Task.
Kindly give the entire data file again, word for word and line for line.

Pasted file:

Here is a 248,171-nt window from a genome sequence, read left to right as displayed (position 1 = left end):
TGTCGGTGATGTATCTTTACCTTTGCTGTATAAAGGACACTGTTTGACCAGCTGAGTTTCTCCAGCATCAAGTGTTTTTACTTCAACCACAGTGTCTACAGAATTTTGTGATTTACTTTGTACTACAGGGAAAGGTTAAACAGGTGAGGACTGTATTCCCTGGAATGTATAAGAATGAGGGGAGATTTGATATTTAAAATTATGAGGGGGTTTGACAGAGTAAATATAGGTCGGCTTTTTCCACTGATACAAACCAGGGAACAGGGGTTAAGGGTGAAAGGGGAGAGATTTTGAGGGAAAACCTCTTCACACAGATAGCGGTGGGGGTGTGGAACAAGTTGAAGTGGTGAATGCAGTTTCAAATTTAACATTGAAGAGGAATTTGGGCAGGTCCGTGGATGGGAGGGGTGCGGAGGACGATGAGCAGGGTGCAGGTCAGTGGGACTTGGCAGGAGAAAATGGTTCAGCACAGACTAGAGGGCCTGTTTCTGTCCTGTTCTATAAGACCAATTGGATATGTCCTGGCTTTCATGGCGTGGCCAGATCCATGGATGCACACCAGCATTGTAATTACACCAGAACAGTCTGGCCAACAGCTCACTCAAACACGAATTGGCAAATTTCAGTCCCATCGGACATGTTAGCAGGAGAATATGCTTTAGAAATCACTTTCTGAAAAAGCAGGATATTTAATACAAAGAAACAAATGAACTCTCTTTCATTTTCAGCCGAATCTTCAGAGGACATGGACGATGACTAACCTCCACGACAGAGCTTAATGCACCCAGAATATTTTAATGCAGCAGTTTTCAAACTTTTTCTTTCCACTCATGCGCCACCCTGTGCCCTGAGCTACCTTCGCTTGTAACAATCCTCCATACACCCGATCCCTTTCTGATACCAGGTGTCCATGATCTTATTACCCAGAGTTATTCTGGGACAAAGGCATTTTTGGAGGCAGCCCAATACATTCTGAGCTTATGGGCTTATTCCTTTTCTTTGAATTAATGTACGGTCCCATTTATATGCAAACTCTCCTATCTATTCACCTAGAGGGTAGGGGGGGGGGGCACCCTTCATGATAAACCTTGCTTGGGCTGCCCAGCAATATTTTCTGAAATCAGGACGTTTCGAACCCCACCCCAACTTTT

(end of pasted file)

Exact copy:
Here is a 248,171-nt window from a genome sequence, read left to right as displayed (position 1 = left end):
TGTCGGTGATGTATCTTTACCTTTGCTGTATAAAGGACACTGTTTGACCAGCTGAGTTTCTCCAGCATCAAGTGTTTTTACTTCAACCACAGTGTCTACAGAATTTTGTGATTTACTTTGTACTACAGGGAAAGGTTAAACAGGTGAGGACTGTATTCCCTGGAATGTATAAGAATGAGGGGAGATTTGATATTTAAAATTATGAGGGGGTTTGACAGAGTAAATATAGGTCGGCTTTTTCCACTGATACAAACCAGGGAACAGGGGTTAAGGGTGAAAGGGGAGAGATTTTGAGGGAAAACCTCTTCACACAGATAGCGGTGGGGGTGTGGAACAAGTTGAAGTGGTGAATGCAGTTTCAAATTTAACATTGAAGAGGAATTTGGGCAGGTCCGTGGATGGGAGGGGTGCGGAGGACGATGAGCAGGGTGCAGGTCAGTGGGACTTGGCAGGAGAAAATGGTTCAGCACAGACTAGAGGGCCTGTTTCTGTCCTGTTCTATAAGACCAATTGGATATGTCCTGGCTTTCATGGCGTGGCCAGATCCATGGATGCACACCAGCATTGTAATTACACCAGAACAGTCTGGCCAACAGCTCACTCAAACACGAATTGGCAAATTTCAGTCCCATCGGACATGTTAGCAGGAGAATATGCTTTAGAAATCACTTTCTGAAAAAGCAGGATATTTAATACAAAGAAACAAATGAACTCTCTTTCATTTTCAGCCGAATCTTCAGAGGACATGGACGATGACTAACCTCCACGACAGAGCTTAATGCACCCAGAATATTTTAATGCAGCAGTTTTCAAACTTTTTCTTTCCACTCATGCGCCACCCTGTGCCCTGAGCTACCTTCGCTTGTAACAATCCTCCATACACCCGATCCCTTTCTGATACCAGGTGTCCATGATCTTATTACCCAGAGTTATTCTGGGACAAAGGCATTTTTGGAGGCAGCCCAATACATTCTGAGCTTATGGGCTTATTCCTTTTCTTTGAATTAATGTACGGTCCCATTTATATGCAAACTCTCCTATCTATTCACCTAGAGGGTAGGGGGGGGGGGCACCCTTCATGATAAACCTTGCTTGGGCTGCCCAGCAATATTTTCTGAAATCAGGACGTTTCGAACCCCACCCCAACTTTT